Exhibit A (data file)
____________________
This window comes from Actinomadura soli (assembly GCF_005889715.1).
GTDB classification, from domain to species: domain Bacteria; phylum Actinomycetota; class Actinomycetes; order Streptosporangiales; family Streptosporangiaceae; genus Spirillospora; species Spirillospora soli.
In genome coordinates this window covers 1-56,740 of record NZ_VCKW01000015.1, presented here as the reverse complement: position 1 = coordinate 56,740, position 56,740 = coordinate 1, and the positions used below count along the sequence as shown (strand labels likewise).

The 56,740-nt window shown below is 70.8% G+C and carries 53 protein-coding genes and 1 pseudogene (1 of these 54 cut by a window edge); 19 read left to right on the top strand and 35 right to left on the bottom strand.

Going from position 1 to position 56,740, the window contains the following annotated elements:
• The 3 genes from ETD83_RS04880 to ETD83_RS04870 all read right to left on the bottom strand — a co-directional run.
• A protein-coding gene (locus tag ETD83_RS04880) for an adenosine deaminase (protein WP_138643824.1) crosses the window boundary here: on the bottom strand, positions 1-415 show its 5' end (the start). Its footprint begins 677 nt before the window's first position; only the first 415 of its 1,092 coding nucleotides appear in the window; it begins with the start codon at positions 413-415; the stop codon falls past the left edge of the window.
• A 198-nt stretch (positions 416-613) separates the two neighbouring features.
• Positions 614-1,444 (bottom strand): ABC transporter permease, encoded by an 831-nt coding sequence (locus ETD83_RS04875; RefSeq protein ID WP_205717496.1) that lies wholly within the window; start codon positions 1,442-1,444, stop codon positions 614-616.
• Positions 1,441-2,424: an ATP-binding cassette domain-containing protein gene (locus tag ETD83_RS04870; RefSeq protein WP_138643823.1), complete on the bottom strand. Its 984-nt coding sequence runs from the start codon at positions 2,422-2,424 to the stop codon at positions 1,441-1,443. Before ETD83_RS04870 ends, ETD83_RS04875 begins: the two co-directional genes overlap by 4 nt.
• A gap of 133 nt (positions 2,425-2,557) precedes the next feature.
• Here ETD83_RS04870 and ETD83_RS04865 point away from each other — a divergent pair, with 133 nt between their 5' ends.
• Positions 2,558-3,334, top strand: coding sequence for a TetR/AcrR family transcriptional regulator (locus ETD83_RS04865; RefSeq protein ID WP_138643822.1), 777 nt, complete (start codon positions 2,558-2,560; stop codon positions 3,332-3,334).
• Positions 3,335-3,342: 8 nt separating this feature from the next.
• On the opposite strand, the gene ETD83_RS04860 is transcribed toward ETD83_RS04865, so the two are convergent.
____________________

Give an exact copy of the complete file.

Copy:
This window comes from Actinomadura soli (assembly GCF_005889715.1).
GTDB classification, from domain to species: domain Bacteria; phylum Actinomycetota; class Actinomycetes; order Streptosporangiales; family Streptosporangiaceae; genus Spirillospora; species Spirillospora soli.
In genome coordinates this window covers 1-56,740 of record NZ_VCKW01000015.1, presented here as the reverse complement: position 1 = coordinate 56,740, position 56,740 = coordinate 1, and the positions used below count along the sequence as shown (strand labels likewise).

The 56,740-nt window shown below is 70.8% G+C and carries 53 protein-coding genes and 1 pseudogene (1 of these 54 cut by a window edge); 19 read left to right on the top strand and 35 right to left on the bottom strand.

Going from position 1 to position 56,740, the window contains the following annotated elements:
• The 3 genes from ETD83_RS04880 to ETD83_RS04870 all read right to left on the bottom strand — a co-directional run.
• A protein-coding gene (locus tag ETD83_RS04880) for an adenosine deaminase (protein WP_138643824.1) crosses the window boundary here: on the bottom strand, positions 1-415 show its 5' end (the start). Its footprint begins 677 nt before the window's first position; only the first 415 of its 1,092 coding nucleotides appear in the window; it begins with the start codon at positions 413-415; the stop codon falls past the left edge of the window.
• A 198-nt stretch (positions 416-613) separates the two neighbouring features.
• Positions 614-1,444 (bottom strand): ABC transporter permease, encoded by an 831-nt coding sequence (locus ETD83_RS04875; RefSeq protein ID WP_205717496.1) that lies wholly within the window; start codon positions 1,442-1,444, stop codon positions 614-616.
• Positions 1,441-2,424: an ATP-binding cassette domain-containing protein gene (locus tag ETD83_RS04870; RefSeq protein WP_138643823.1), complete on the bottom strand. Its 984-nt coding sequence runs from the start codon at positions 2,422-2,424 to the stop codon at positions 1,441-1,443. Before ETD83_RS04870 ends, ETD83_RS04875 begins: the two co-directional genes overlap by 4 nt.
• A gap of 133 nt (positions 2,425-2,557) precedes the next feature.
• Here ETD83_RS04870 and ETD83_RS04865 point away from each other — a divergent pair, with 133 nt between their 5' ends.
• Positions 2,558-3,334, top strand: coding sequence for a TetR/AcrR family transcriptional regulator (locus ETD83_RS04865; RefSeq protein ID WP_138643822.1), 777 nt, complete (start codon positions 2,558-2,560; stop codon positions 3,332-3,334).
• Positions 3,335-3,342: 8 nt separating this feature from the next.
• On the opposite strand, the gene ETD83_RS04860 is transcribed toward ETD83_RS04865, so the two are convergent.